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Kemper Arena Developer Picks Up Pieces After Mosaic Naming Rights Deal Falls Apart

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2 minute read

By Kevin Collison

The developer transforming the former Kemper Arena into a massive amateur sports complex shrugged of the loss of his naming rights partner Wednesday, saying it won’t interfere with completing the $39 million endeavor.

“We knew ahead of time that Mosaic (Life Care) was going to make an announcement, but we couldn’t say anything,” Steve Foutch, CEO of Foutch Brothers, said. “We already have other people calling, and naming rights isn’t an issue right now.

Kemper Arena is being redeveloped as amateur sports complex.

“We have other people lining up who might be bigger and better.”

St. Joseph-based Mosaic announced earlier in the day it was “releasing” the naming rights sponsorship for the Kemper project in light of its substantial departure from the metro Kansas City healthcare market.

Mosaic sold six of its eight Northland health clinics earlier this week to Saint Luke’s Health System.

“Now that Saint Luke’s has acquired the majority of our thriving Kansas City health clinics, it makes good financial sense for us to relinquish the naming rights to the arena,” Dr. Mark Laney, CEO of Mosaic, said in a statement.

Mosaic had planned to operate a health clinic at the revamped arena. The tie-in made marketing sense because the former Kemper, when it reopens, will make a huge shift from passive sports viewing palace to a hub of physical activity with sports leagues, running track, spas and other health-related uses.

Foutch declined to identify how much Mosaic had paid for the naming rights, but did say it was less than 10 percent of the project’s cost.

Four 150-foot bridge-like trusses spanning the arena interior will bear its new second level.

The developer used the opportunity of the Mosaic cancellation to show off progress to date on renovating the arena.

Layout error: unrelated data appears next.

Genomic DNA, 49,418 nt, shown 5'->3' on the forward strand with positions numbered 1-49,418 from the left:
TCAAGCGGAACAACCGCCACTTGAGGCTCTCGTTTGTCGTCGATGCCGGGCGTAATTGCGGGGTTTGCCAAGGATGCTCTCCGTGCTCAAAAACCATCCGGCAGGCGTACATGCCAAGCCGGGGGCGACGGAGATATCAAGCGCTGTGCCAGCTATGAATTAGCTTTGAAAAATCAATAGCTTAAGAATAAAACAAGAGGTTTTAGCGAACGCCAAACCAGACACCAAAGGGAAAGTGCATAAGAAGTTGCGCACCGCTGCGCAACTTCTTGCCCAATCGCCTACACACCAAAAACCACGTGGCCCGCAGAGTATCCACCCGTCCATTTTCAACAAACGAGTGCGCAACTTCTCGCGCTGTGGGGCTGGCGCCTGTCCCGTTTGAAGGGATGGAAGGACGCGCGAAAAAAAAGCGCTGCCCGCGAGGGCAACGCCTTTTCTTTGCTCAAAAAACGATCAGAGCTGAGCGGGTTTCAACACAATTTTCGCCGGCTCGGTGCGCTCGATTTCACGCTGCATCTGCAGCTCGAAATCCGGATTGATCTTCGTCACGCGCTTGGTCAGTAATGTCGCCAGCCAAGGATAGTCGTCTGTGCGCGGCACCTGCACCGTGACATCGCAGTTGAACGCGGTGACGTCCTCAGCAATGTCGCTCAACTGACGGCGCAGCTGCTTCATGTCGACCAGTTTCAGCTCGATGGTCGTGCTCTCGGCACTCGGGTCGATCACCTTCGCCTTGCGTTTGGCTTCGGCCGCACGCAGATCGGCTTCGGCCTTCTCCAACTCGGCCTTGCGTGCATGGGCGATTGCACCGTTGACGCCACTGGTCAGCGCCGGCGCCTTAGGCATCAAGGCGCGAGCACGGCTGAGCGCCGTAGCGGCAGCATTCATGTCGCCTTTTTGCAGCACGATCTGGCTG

Work is about 25 percent complete, the major job so far being the construction of support columns and steel trusses required to install a second floor inside the arena.

The new level dividing the interior of the arena will create the floor space for all the new NCAA-caliber playing courts, with seating for 3,500 people in the lower bowl and 5,500 in the upper. There will be four courts on the lower level and eight on the second.

Two of the four 150-foot wide steel trusses that will support the upper floor have already been installed. Foutch said the base floor itself should be completed by early February. When completed, it will feature a hardwood finish and strong enough to support the biggest herd of bouncing ballplayers.

A five-lane, 350-meter track running around the perimeter of the upper bowl already has been completed.

Other amenities planned include a a food court with a beer garden featuring healthy offerings and craft beers; office space for an expected 40 small businesses and 400 daily office users; a fitness club run by a couple of Chiefs players and a golf simulator.

McCownGordon is the contractor and Exact Partners is the architect. Foutch said the work is ahead of schedule and under budget and the arena, whatever it’s future name, remains on track for an opening by third quarter of next year.

It’s first major event is scheduled for Sept. 20, 2018, the “Third Shot’s a Charm Pickelball Festival.”

Work on installing the 350-meter indoor track around the upper arena perimeter is nearing completion.

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